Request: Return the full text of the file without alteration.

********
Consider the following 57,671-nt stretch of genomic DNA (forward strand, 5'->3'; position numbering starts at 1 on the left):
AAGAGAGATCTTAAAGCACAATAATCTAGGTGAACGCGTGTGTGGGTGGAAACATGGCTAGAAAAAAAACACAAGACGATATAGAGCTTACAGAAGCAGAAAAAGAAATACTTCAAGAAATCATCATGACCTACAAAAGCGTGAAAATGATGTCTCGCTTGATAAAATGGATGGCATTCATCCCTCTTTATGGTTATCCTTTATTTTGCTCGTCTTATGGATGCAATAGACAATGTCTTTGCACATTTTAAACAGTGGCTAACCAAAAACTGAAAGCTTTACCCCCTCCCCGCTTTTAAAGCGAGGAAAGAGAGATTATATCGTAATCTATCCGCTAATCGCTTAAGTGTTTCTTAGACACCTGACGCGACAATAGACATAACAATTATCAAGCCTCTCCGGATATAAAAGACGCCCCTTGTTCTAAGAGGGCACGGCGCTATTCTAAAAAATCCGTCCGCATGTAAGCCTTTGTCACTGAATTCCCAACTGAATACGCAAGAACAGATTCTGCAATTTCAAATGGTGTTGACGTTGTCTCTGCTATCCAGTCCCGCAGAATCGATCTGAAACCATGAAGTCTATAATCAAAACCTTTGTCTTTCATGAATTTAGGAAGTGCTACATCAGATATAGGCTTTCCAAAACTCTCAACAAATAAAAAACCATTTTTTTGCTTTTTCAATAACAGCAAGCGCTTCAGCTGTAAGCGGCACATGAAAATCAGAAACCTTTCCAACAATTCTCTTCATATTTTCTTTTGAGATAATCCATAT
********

Consider the following 57,671-nt stretch of genomic DNA (forward strand, 5'->3'; position numbering starts at 1 on the left):
AAGAGAGATCTTAAAGCACAATAATCTAGGTGAACGCGTGTGTGGGTGGAAACATGGCTAGAAAAAAAACACAAGACGATATAGAGCTTACAGAAGCAGAAAAAGAAATACTTCAAGAAATCATCATGACCTACAAAAGCGTGAAAATGATGTCTCGCTTGATAAAATGGATGGCATTCATCCCTCTTTATGGTTATCCTTTATTTTGCTCGTCTTATGGATGCAATAGACAATGTCTTTGCACATTTTAAACAGTGGCTAACCAAAAACTGAAAGCTTTACCCCCTCCCCGCTTTTAAAGCGAGGAAAGAGAGATTATATCGTAATCTATCCGCTAATCGCTTAAGTGTTTCTTAGACACCTGACGCGACAATAGACATAACAATTATCAAGCCTCTCCGGATATAAAAGACGCCCCTTGTTCTAAGAGGGCACGGCGCTATTCTAAAAAATCCGTCCGCATGTAAGCCTTTGTCACTGAATTCCCAACTGAATACGCAAGAACAGATTCTGCAATTTCAAATGGTGTTGACGTTGTCTCTGCTATCCAGTCCCGCAGAATCGATCTGAAACCATGAAGTCTATAATCAAAACCTTTGTCTTTCATGAATTTAGGAAGTGCTACATCAGATATAGGCTTTCCAAAACTCTCAACAAATAAAAAACCATTTTTTTGCTTTTTCAATAACAGCAAGCGCTTCAGCTGTAAGCGGCACATGAAAATCAGAAACCTTTCCAACAATTCTCTTCATATTTTCTTTTGAGATAATCCATAT